Morgan did not have high blood pressure. However, during Dr. Bean's deposition he was asked, "So, during the course of your treatment of Mr. Morgan you diagnosed him as having high blood pressure." He answered, "yes." He then stated that he informed Mr. Morgan of this diagnosis and that he also discussed Mr. Morgan's high blood pressure with Mrs. Morgan. Doc. # 32, Exh. 6, p. 48. Again, Mrs. Morgan does not claim have been present when all information regarding Mr. Morgan's health was imparted to Mr. Morgan, so Mrs. Morgan is not competent to testify as to what Mr. Morgan was told or knew. Therefore, Mrs. Morgan's non-expert testimony that Mr. Morgan did not have high blood pressure does not contradict Dr. Bean's testimony. There is no dispute, therefore, that Mr. Morgan knew his representation that he had not been diagnosed with high blood pressure was false. Finally, Plaintiff argues Mr. Morgan did not know he had heart disease. Mrs. Morgan testified that Mr. Morgan did not think he had "heart disease." Doc. # 34, Exh. B, p. 22. Additionally, Dr. Bean testified that he had discussed with Mr. Morgan his heart problems using the terms "heart attack," "cardiomyopathy," and "mushy heart muscle," but not "heart disease." Doc. # 32, Exh. 6, p. 62. There can be no dispute that Mr. Morgan knew he had heart problems. Following his heart attack in 1996, Mr. Morgan was prescribed a blood thinner that required monthly visits to Dr. Bean for monitoring. Mr. Morgan and Mrs. Morgan also were advised that Mr. Morgan should have a defibrillator implanted. Armed with this knowledge, the Morgan's response to the question about his heart should have elicited a more forthcoming response. However, the Court need not decide whether Mr. and Mrs. Morgan's knowledge of Mr. Morgan's serious and permanent heart problems should have caused them to answer "yes" as to whether Mr. Morgan had been diagnosed with "heart disease," because his knowledge of his other health problems is not in dispute. 4. Materiality Missouri Revised Statute § 376.580 states that a misrepresentation made in obtaining a life insurance policy shall only be deemed material if the matter misrepresented actually contributes to the death of the insured. Plaintiff argues that a 8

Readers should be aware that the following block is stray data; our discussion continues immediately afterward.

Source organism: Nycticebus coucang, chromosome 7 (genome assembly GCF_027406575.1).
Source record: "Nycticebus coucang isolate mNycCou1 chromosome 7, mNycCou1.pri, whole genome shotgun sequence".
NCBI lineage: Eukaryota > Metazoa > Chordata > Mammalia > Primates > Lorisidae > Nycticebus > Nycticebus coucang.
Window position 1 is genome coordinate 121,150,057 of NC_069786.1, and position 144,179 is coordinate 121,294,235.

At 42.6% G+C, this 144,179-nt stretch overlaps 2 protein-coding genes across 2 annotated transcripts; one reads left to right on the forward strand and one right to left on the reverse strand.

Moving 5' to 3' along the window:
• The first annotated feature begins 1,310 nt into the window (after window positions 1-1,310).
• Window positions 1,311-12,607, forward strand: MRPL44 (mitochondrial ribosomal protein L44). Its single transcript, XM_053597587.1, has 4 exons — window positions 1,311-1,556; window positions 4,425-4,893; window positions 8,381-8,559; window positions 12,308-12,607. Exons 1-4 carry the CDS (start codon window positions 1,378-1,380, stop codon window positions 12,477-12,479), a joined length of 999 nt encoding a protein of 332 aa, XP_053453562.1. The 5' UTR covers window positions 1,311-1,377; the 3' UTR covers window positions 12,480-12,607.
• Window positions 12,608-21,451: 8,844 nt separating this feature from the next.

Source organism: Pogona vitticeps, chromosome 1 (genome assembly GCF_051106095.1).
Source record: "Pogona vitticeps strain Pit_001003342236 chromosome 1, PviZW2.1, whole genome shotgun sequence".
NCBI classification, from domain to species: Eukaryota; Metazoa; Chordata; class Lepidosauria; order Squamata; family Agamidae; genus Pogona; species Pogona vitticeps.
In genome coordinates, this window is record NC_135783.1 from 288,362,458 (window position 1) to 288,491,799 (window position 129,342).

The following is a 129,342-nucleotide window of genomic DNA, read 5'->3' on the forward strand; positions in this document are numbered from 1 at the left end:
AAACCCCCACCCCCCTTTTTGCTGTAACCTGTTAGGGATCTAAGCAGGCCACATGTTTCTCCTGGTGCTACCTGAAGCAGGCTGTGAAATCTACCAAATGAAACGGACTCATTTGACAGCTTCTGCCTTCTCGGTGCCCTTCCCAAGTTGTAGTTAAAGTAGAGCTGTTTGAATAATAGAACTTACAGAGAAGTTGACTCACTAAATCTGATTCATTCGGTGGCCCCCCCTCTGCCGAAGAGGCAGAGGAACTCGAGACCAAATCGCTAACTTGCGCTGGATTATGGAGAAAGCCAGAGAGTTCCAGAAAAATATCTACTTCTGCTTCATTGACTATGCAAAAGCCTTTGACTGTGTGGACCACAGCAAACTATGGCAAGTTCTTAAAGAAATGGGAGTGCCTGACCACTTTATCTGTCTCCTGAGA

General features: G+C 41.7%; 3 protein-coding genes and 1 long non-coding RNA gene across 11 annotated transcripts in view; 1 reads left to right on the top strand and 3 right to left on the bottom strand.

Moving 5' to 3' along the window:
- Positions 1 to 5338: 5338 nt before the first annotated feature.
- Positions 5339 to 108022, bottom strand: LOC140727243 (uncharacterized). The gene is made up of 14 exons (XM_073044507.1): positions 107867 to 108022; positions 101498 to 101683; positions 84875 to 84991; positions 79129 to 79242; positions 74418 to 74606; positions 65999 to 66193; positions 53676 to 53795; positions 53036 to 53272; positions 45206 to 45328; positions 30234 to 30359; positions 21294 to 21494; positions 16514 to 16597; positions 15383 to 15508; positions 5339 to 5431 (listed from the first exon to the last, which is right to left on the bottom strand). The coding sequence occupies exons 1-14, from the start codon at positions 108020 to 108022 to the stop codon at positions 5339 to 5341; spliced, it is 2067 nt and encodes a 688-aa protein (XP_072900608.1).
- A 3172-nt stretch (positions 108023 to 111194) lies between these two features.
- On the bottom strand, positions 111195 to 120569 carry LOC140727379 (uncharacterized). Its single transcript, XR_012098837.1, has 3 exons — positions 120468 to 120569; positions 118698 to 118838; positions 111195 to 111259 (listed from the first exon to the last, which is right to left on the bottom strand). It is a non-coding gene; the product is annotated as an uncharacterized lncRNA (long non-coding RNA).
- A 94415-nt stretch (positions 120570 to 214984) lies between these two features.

genuine issue of material fact exists as to whether Mr. Morgan's heart disease, diabetes, or high blood pressure actually contributed to Mr. Morgan's death. However, Dr. Bean testified that Mr. Morgan's diabetes and high blood pressure contributed to his death, Doc. # 32, Exh. 6, pp. 57-58, and that his cardiomyopathy indirectly contributed to his death. Doc. # 32, Exh. 6, p. 60. Plaintiff does not identify any evidence that disputes Dr. Bean's testimony. Plaintiff argues, however, that § 376.580 requires that the issue be resolved by a jury and precludes a decision on summary judgment. The Court disagrees. First, the Missouri legislature cannot alter Rule 56 of the Federal Rules of Civil Procedure. See Hanna v. Plumer, 380 U.S. 460, 471 (1965); Burlington No. R.R. Co. v. Woods, 480 U.S. 1, 6 (1987). Additionally, in construing identical language from a previous version of § 376.580, the Missouri Supreme Court stated that "[o]f course the power remains in the court to determine whether there is any evidence which authorizes submission of the case to the jury." Winger v. General Am. Life Ins. Co., 345 S.W.2d 170, 182 (Mo. 1961). There are no facts in dispute to warrant submission of the issue to a jury that the health conditions Mr. Morgan misrepresented on the application for life insurance actually contributed to his death. 5. Reasonable Reliance Finally, Plaintiff argues that the application process proves that Defendant could not have reasonably relied on Mr. Morgan's misrepresentations. Defendant's loan closer, Carol Birkey, testified that it is her practice to read verbatim all the application questions, as well as the declaration of truthfulness, to applicants. Doc. # 34, Exh. 1, p. 25. She also stated that she always writes down the answers given by life insurance applicants, regardless of whether she believes the answers are accurate or truthful. Doc. # 34, Exh. 1, p. 23. Ms. Birkey further stated that she assumed that an independent third party or Defendant would "go over the responses of the applicants." Id. It is undisputed that no one from Defendant did an independent investigation into whether the answers provided by the Morgans were true. Likewise, Defendant had the opportunity to have access to the Medical Information Bureau, which may have 9